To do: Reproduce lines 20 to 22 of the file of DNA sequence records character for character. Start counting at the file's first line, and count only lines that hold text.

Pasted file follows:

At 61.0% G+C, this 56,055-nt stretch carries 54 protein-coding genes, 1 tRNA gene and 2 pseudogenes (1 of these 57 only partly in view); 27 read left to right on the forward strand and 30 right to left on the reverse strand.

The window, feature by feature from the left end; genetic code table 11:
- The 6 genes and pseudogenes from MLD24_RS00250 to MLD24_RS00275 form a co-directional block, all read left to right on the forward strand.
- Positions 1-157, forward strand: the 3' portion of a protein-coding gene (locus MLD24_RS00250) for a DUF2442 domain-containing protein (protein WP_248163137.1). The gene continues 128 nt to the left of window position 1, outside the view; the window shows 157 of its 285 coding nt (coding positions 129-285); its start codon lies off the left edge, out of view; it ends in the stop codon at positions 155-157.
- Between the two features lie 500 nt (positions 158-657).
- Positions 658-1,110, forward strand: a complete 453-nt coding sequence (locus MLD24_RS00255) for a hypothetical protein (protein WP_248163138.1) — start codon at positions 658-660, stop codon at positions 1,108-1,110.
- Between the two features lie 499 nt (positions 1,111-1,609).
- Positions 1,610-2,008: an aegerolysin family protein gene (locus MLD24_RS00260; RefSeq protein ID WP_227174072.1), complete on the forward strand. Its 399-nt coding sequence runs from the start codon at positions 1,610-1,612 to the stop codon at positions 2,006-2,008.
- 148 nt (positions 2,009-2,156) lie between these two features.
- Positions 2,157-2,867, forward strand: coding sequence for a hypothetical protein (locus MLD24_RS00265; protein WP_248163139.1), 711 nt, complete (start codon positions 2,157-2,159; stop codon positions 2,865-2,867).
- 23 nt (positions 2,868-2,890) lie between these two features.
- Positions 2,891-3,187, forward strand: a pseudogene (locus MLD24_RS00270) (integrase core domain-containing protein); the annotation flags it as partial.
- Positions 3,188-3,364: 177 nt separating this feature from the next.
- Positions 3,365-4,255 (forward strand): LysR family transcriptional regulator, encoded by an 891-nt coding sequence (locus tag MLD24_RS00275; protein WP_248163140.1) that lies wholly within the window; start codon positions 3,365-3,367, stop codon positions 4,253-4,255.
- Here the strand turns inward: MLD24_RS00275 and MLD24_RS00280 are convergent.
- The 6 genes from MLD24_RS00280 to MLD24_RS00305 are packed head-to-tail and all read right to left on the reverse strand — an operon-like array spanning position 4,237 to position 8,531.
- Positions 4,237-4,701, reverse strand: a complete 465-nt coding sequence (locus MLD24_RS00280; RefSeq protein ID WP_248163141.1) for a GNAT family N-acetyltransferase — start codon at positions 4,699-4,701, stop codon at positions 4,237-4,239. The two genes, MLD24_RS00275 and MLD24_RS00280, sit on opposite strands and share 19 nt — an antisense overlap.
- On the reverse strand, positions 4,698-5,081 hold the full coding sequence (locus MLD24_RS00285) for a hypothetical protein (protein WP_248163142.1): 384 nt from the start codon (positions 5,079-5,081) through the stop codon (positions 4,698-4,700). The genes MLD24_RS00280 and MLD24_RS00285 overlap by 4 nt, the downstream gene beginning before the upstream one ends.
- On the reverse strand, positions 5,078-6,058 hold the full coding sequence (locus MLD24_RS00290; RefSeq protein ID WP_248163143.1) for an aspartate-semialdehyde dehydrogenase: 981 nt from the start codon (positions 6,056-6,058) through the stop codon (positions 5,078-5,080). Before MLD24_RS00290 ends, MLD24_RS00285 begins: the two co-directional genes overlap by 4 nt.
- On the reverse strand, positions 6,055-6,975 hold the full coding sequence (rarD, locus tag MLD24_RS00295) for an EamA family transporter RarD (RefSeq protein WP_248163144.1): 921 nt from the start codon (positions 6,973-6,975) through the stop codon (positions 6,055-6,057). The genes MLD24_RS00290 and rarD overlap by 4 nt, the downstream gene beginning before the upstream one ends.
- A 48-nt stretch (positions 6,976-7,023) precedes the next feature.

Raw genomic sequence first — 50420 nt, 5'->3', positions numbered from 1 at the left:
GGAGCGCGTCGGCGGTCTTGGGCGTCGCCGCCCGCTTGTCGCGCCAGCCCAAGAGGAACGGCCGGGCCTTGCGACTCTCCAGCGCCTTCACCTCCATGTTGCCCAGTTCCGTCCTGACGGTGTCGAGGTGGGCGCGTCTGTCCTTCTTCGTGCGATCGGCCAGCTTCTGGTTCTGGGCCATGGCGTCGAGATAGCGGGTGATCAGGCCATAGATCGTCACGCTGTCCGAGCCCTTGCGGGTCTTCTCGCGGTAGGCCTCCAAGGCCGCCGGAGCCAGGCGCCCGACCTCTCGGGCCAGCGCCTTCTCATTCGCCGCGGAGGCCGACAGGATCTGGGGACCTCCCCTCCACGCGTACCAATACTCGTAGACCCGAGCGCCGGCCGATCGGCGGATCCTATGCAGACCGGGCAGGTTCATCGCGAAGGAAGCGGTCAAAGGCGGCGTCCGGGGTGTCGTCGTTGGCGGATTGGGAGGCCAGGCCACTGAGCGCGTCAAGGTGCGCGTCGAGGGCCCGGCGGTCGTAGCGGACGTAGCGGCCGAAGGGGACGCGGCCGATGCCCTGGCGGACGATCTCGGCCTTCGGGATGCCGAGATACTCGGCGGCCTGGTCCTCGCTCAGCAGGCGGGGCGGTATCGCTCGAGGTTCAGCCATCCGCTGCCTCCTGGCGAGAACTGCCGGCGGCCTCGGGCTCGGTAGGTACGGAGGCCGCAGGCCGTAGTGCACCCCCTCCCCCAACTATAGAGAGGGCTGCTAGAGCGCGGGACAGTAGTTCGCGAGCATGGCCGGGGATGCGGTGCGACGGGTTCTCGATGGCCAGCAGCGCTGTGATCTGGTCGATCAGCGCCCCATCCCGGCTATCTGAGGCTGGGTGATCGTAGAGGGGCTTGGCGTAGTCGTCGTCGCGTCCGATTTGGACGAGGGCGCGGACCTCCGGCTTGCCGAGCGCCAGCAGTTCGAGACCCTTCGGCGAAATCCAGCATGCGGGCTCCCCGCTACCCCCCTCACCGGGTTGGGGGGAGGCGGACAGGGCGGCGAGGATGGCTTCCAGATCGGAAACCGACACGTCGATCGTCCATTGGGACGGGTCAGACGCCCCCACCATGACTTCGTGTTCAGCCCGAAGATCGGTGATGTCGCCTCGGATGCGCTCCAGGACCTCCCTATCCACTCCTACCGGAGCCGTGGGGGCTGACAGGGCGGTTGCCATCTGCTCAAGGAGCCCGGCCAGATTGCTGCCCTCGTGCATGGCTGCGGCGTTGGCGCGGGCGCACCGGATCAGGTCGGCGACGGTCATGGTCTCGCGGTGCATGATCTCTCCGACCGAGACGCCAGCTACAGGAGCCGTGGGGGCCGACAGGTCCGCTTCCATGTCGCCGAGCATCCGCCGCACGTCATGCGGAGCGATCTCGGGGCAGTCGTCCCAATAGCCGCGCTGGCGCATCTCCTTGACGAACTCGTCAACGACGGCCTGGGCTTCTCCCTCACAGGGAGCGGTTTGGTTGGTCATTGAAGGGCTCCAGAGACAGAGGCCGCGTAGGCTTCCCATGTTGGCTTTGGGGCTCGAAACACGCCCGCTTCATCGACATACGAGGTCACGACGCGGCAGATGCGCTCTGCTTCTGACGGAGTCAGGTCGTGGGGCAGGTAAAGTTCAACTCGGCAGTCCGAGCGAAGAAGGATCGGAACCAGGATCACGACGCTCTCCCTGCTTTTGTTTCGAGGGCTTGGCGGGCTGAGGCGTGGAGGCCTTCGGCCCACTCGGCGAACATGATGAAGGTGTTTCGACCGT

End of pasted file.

- On the reverse strand, positions 6,055-6,975 hold the full coding sequence (rarD, locus tag MLD24_RS00295) for an EamA family transporter RarD (RefSeq protein WP_248163144.1): 921 nt from the start codon (positions 6,973-6,975) through the stop codon (positions 6,055-6,057). The genes MLD24_RS00290 and rarD overlap by 4 nt, the downstream gene beginning before the upstream one ends.
- A 48-nt stretch (positions 6,976-7,023) precedes the next feature.

Raw genomic sequence first — 50420 nt, 5'->3', positions numbered from 1 at the left: